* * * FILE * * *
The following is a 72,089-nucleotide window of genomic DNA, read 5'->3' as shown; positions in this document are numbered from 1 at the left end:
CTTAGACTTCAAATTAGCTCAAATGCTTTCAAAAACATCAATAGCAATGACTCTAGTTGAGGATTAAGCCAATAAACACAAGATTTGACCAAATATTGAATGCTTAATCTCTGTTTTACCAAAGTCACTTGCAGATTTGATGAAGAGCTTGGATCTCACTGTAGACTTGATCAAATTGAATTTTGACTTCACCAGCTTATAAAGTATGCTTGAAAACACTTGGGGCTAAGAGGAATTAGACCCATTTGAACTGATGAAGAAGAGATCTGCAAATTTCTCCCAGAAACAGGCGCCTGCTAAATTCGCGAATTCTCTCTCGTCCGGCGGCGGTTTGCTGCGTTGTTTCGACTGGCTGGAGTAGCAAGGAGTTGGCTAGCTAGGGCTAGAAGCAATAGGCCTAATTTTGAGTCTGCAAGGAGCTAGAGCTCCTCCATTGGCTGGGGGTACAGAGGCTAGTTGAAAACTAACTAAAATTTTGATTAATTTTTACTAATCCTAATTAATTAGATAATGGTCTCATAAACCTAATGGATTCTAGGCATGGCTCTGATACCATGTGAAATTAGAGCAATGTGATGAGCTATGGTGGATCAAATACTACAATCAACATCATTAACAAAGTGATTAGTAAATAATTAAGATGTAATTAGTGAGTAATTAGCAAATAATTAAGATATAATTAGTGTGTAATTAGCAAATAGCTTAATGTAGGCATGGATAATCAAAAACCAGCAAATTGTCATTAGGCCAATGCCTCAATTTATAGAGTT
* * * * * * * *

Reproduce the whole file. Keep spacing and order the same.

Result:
The following is a 72,089-nucleotide window of genomic DNA, read 5'->3' as shown; positions in this document are numbered from 1 at the left end:
CTTAGACTTCAAATTAGCTCAAATGCTTTCAAAAACATCAATAGCAATGACTCTAGTTGAGGATTAAGCCAATAAACACAAGATTTGACCAAATATTGAATGCTTAATCTCTGTTTTACCAAAGTCACTTGCAGATTTGATGAAGAGCTTGGATCTCACTGTAGACTTGATCAAATTGAATTTTGACTTCACCAGCTTATAAAGTATGCTTGAAAACACTTGGGGCTAAGAGGAATTAGACCCATTTGAACTGATGAAGAAGAGATCTGCAAATTTCTCCCAGAAACAGGCGCCTGCTAAATTCGCGAATTCTCTCTCGTCCGGCGGCGGTTTGCTGCGTTGTTTCGACTGGCTGGAGTAGCAAGGAGTTGGCTAGCTAGGGCTAGAAGCAATAGGCCTAATTTTGAGTCTGCAAGGAGCTAGAGCTCCTCCATTGGCTGGGGGTACAGAGGCTAGTTGAAAACTAACTAAAATTTTGATTAATTTTTACTAATCCTAATTAATTAGATAATGGTCTCATAAACCTAATGGATTCTAGGCATGGCTCTGATACCATGTGAAATTAGAGCAATGTGATGAGCTATGGTGGATCAAATACTACAATCAACATCATTAACAAAGTGATTAGTAAATAATTAAGATGTAATTAGTGAGTAATTAGCAAATAATTAAGATATAATTAGTGTGTAATTAGCAAATAGCTTAATGTAGGCATGGATAATCAAAAACCAGCAAATTGTCATTAGGCCAATGCCTCAATTTATAGAGTT